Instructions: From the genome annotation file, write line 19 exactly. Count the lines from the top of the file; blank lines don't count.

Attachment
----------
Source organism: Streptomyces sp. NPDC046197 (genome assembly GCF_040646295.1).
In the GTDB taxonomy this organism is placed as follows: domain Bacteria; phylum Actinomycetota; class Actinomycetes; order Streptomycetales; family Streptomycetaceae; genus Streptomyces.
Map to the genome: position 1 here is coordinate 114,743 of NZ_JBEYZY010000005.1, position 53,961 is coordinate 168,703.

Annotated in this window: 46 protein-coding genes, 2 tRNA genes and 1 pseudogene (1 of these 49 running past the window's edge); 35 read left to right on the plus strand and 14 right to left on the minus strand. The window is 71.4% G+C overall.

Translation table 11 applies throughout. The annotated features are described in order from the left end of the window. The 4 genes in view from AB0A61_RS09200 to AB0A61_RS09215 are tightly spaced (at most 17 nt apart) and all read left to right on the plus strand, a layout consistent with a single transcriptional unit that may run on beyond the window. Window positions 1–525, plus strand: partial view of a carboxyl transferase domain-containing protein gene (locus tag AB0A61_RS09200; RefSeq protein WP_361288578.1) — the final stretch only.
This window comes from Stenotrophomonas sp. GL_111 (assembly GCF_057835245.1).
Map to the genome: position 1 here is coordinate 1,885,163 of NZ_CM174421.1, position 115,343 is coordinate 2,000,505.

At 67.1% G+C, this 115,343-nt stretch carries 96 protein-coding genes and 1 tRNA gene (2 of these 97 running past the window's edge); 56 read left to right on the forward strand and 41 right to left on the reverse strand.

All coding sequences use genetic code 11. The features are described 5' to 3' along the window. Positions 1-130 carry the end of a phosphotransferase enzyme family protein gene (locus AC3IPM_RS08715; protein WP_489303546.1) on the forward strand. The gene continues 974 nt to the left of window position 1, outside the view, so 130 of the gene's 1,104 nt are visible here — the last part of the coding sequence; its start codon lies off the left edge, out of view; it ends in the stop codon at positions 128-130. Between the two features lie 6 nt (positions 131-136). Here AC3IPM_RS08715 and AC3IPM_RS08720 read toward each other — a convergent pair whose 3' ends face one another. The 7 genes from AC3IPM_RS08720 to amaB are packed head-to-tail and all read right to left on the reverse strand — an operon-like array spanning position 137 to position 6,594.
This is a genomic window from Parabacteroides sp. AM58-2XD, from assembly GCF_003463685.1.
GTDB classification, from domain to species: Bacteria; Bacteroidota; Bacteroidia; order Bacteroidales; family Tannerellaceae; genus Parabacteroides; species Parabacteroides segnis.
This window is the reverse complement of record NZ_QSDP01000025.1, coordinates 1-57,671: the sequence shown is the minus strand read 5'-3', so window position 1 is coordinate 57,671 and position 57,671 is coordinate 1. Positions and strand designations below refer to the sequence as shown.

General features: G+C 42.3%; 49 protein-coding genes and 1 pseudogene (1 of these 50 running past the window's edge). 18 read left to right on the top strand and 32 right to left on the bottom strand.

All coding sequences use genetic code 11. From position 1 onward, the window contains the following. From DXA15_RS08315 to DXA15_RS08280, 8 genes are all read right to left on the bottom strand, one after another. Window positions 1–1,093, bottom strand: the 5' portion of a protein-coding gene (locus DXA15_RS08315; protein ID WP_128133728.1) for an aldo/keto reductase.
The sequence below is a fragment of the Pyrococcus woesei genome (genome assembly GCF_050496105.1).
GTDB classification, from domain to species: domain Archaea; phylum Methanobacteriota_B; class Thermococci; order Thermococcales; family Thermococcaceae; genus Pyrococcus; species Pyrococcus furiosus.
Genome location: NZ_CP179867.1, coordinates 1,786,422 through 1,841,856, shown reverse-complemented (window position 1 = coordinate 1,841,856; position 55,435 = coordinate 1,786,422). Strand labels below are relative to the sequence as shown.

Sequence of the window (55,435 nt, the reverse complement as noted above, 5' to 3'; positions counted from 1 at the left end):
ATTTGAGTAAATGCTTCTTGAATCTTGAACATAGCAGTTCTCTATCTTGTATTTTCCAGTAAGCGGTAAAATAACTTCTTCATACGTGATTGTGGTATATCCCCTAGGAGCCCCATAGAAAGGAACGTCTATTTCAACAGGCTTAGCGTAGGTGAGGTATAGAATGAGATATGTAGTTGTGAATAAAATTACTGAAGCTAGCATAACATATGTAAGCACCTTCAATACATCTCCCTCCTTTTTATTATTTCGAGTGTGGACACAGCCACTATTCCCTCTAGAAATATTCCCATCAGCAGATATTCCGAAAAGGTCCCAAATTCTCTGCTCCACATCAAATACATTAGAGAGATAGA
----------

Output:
ATTTGAGTAAATGCTTCTTGAATCTTGAACATAGCAGTTCTCTATCTTGTATTTTCCAGTAAGCGGTAAAATAACTTCTTCATACGTGATTGTGGTATATCCCCTAGGAGCCCCATAGAAAGGAACGTCTATTTCAACAGGCTTAGCGTAGGTGAGGTATAGAATGAGATATGTAGTTGTGAATAAAATTACTGAAGCTAGCATAACATATGTAAGCACCTTCAATACATCTCCCTCCTTTTTATTATTTCGAGTGTGGACACAGCCACTATTCCCTCTAGAAATATTCCCATCAGCAGATATTCCGAAAAGGTCCCAAATTCTCTGCTCCACATCAAATACATTAGAGAGATAGA